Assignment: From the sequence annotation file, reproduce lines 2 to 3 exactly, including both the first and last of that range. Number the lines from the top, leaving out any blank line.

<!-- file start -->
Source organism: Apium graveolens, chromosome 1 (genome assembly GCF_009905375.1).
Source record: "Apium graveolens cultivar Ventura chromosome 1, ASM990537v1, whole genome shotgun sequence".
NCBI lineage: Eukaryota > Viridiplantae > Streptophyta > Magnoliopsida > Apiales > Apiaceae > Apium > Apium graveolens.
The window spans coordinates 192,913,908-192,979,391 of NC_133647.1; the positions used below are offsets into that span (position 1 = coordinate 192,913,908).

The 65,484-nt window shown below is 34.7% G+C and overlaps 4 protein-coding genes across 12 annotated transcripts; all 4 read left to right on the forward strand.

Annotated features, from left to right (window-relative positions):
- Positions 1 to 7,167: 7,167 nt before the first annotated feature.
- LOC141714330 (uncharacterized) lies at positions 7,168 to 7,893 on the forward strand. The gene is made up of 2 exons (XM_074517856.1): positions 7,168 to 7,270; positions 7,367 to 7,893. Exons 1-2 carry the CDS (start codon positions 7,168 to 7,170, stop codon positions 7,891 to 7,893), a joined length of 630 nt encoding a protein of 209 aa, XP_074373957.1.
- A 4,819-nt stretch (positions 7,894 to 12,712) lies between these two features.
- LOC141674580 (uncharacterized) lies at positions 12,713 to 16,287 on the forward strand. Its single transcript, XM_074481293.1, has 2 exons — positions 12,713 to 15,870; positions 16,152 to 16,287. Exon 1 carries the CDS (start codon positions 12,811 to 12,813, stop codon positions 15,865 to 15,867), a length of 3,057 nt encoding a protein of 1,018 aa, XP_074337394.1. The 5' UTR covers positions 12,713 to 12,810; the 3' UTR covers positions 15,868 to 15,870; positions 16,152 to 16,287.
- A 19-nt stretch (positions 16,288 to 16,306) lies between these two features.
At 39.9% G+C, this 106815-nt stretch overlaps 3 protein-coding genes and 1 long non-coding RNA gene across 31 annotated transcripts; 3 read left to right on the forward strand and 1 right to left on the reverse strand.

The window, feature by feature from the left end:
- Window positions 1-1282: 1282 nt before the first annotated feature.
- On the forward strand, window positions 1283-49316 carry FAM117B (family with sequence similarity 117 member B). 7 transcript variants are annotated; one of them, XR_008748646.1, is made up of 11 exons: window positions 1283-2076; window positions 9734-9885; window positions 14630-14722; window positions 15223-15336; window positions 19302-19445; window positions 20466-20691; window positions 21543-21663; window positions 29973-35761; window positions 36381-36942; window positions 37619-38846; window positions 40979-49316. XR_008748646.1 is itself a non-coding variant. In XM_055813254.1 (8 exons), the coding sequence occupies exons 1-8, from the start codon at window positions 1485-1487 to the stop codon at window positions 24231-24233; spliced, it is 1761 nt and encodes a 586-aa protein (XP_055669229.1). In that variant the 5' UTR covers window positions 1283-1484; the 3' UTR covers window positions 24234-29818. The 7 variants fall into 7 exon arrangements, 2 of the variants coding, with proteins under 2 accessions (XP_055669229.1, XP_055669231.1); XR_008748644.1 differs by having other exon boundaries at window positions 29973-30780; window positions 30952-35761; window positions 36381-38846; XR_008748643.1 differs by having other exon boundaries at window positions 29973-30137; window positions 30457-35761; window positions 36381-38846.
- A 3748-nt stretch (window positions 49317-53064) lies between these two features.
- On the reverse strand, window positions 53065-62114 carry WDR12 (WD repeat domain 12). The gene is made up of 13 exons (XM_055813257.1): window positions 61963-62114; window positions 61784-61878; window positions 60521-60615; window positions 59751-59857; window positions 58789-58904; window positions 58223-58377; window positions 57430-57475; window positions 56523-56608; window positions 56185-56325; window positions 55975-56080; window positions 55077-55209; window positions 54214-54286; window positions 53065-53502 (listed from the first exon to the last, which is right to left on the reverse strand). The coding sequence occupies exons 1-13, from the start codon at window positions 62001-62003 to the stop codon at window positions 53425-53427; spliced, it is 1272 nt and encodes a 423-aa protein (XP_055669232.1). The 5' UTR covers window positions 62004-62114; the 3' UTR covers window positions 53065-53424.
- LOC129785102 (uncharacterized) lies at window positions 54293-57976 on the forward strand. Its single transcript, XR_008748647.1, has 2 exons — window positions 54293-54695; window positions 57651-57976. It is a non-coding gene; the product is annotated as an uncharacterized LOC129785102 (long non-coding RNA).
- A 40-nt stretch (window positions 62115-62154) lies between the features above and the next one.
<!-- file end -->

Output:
Source record: "Apium graveolens cultivar Ventura chromosome 1, ASM990537v1, whole genome shotgun sequence".
NCBI lineage: Eukaryota > Viridiplantae > Streptophyta > Magnoliopsida > Apiales > Apiaceae > Apium > Apium graveolens.